Pakistan has hosted senior diplomats from the United States, China and Russia in Islamabad to discuss the situation in neighboring Afghanistan, where a deepening humanitarian crisis has forced many Afghans to migrate to neighboring countries since the Taliban takeover in August.
Afghan Foreign Minister Amir Khan Muttaqi was also present in Islamabad, but did not attend the meeting Thursday, which was dubbed the “troika plus”.
Muttaqi will meet his Pakistani counterpart later on Thursday. According to Abdul Qahar Balkhi, the spokesman for the Afghan foreign ministry, the Afghan foreign minister will also contact special envoys in Afghanistan.
Pakistani Foreign Minister Shah Mahmood Qureshi warned at the opening of the meeting that Afghanistan is “on the brink of economic collapse” and that the international community urgently needs to resume funding frozen by Western donors since the Taliban took over. has come to power and must provide humanitarian aid.
He said any further economic decline would “seriously limit” the new Taliban government’s ability to run the country.
“It is therefore imperative for the international community to support the delivery of humanitarian aid on an urgent basis,” he said.
Resuming the flow of international financing “will fit in with our efforts to restore economic activity and move the Afghan economy towards stability and sustainability,” Qureshi said.
That would also benefit Western countries, he said in later comments to state media.
“If you think you’re far, Europe is safe and the areas you don’t think will be hit by terrorism, don’t forget history,” he said. “We have learned from history and we don’t want to repeat those mistakes of the past.”
A Pakistani official told Dawn newspaper earlier this week: “Troika plus has become an important forum for contacts with the Afghan authorities. It will show its support for an inclusive government, discuss ways to prevent a humanitarian crisis in Afghanistan, as well as the protection of human rights, especially women’s rights.”
The United Nations has repeatedly warned that Afghanistan is on the brink of the world’s worst humanitarian crisis, with more than half of the country facing “acute” food shortages and the winter forcing millions to choose between migration and famine.
New US Envoy
The State Department said earlier this week that the new US special envoy to Afghanistan Thomas West will attend the meeting and also plans to visit Russia and India.
“Together with our partners, he will continue to make clear the expectations we have of the Taliban and of a future government in Afghanistan,” State Department spokesman Ned Price said at a briefing this week.
The meeting will be West’s first trip to the region since taking over Zalmay Khalilzad, the long-serving diplomat who presided over talks leading to the US withdrawal from Afghanistan.
West, who was in Brussels this week to brief NATO on US involvement in the Taliban, told reporters that the group has “expressed very clearly” its desire to resume aid, as well as normalize international relations and alleviate to see the sanctions.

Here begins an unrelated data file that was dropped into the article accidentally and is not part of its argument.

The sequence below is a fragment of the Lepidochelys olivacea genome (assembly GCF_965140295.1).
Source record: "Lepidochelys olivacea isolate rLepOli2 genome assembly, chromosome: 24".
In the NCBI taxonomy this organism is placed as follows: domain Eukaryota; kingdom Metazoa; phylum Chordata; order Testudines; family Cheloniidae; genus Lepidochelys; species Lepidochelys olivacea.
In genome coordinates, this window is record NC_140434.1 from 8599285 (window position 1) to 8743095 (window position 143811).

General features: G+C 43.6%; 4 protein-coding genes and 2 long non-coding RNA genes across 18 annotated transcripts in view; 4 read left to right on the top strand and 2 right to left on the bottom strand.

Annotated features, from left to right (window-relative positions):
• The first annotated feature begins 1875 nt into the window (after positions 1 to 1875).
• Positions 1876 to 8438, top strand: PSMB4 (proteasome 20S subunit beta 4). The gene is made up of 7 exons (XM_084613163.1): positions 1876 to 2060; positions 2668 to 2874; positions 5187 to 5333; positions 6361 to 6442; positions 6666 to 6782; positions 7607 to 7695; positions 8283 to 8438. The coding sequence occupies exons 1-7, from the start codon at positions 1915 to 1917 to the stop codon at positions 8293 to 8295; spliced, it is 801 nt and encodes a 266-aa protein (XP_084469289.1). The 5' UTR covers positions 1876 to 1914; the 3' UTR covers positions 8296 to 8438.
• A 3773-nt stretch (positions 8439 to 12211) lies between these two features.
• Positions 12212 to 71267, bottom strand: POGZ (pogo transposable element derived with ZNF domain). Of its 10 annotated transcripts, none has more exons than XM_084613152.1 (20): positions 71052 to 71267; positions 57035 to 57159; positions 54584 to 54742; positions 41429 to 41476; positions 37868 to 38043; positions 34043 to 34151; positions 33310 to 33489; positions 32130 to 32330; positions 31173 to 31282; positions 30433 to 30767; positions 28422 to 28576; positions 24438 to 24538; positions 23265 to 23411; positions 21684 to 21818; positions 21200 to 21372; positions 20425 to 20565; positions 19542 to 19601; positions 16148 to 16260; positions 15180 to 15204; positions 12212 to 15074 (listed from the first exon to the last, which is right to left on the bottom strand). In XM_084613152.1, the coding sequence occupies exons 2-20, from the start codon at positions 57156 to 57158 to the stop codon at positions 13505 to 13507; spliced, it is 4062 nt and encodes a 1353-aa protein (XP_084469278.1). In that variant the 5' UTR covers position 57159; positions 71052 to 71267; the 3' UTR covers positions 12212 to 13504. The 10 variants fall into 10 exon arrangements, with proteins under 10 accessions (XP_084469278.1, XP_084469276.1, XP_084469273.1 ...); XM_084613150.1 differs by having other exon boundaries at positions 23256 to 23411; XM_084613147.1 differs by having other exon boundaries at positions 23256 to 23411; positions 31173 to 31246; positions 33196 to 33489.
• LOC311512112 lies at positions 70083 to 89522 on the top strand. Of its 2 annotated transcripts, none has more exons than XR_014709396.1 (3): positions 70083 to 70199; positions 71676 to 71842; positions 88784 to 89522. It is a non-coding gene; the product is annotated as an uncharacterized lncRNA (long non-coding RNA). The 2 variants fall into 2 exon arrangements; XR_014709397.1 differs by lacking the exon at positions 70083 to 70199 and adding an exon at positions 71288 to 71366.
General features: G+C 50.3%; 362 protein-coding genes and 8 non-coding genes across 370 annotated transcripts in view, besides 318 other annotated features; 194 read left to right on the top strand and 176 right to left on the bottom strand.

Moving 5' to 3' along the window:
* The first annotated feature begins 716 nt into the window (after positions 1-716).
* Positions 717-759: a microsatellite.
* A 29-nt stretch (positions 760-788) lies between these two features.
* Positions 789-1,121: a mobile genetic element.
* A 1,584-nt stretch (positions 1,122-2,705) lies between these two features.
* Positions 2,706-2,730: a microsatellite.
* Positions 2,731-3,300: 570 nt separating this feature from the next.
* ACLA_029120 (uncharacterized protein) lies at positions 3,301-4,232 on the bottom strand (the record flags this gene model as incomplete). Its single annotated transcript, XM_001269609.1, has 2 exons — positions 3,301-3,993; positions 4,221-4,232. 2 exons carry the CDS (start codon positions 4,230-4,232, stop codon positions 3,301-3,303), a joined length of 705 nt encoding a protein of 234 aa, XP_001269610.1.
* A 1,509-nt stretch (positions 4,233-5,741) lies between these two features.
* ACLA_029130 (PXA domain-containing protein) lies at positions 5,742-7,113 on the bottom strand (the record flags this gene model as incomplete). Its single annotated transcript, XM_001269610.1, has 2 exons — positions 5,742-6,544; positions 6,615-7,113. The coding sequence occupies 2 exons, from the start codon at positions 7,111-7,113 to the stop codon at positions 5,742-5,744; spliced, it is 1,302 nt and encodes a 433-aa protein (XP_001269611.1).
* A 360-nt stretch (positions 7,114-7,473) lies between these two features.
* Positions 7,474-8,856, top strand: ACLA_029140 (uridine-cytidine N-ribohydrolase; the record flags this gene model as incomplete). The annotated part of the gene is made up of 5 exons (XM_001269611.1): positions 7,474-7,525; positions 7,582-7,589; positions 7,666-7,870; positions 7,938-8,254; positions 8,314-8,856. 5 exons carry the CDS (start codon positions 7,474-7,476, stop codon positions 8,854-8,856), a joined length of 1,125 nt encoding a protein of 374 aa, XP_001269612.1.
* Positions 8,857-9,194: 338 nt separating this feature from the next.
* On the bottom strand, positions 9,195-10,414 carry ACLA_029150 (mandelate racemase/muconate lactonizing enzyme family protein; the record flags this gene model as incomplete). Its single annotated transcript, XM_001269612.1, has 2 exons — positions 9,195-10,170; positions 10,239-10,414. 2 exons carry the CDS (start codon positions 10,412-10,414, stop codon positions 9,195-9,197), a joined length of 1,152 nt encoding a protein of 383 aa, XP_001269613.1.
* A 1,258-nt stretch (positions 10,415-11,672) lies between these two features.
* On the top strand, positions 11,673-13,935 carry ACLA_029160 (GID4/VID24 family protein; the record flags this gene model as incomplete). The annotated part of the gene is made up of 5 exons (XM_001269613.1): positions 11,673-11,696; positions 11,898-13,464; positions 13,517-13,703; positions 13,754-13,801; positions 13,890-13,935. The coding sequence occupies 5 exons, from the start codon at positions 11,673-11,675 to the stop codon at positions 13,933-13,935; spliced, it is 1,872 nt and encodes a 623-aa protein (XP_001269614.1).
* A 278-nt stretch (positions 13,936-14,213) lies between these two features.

He called for unity of allies on these issues, noting that Washington “cannot deliver any of these things alone.”
Meanwhile, China’s Foreign Ministry spokesman Wang Wenbin said at a routine briefing this week that “China is supporting all international efforts beneficial to promoting peace and stability in Afghanistan, and strengthening a consensus on all sides.”
The last meeting of the Troika took place on 11 August in Doha and was attended by Khalilzad. Russia called another meeting in Moscow on October 19, but the US did not participate.
Kamal Hyder of Al Jazeera reported from Islamabad that with the third troika meeting taking place to discuss Afghanistan, it was clear that “the world is in talks with the Taliban”.
“It will be important to see what comes out of the meeting as regional powers are concerned about the inclusivity factors, women’s rights and a massive humanitarian crisis likely to unfold in Afghanistan,” Hyder said.
On Wednesday, India held a regional security dialogue on Afghanistan, which reportedly involved Russia, Iran and the Central Asian countries of Kazakhstan, Kyrgyzstan, Tajikistan, Turkmenistan and Uzbekistan, according to Indian officials.
Pakistan – India’s arch-rival – was also invited but, like China, Islamabad’s closest ally, declined.
India was an enthusiastic supporter of the overthrown western-backed government of Afghanistan.
Ajit Doval, India’s national security adviser, reiterated West’s call for close cooperation among regional allies when he opened the meeting in New Delhi.
“I am confident that our deliberations will be productive, useful and contribute to helping the people of Afghanistan and increasing our collective security,” he said.
Taliban spokesman Zabihullah Mujahid told a news conference on Wednesday that the group welcomes the various regional gatherings.
“We are not worried, the meetings will be in Afghanistan’s favour, because the whole region believes that the security of Afghanistan is for the benefit of everyone,” he said.
West also talked about security in the region, saying the US is concerned about a recent increase in attacks by its ISIL (ISIS) affiliate in Afghanistan.
“We want the Taliban to be successful against them,” he said.
He added that the presence of al-Qaeda in Afghanistan is “a point of constant concern for us in our dialogue with the Taliban”.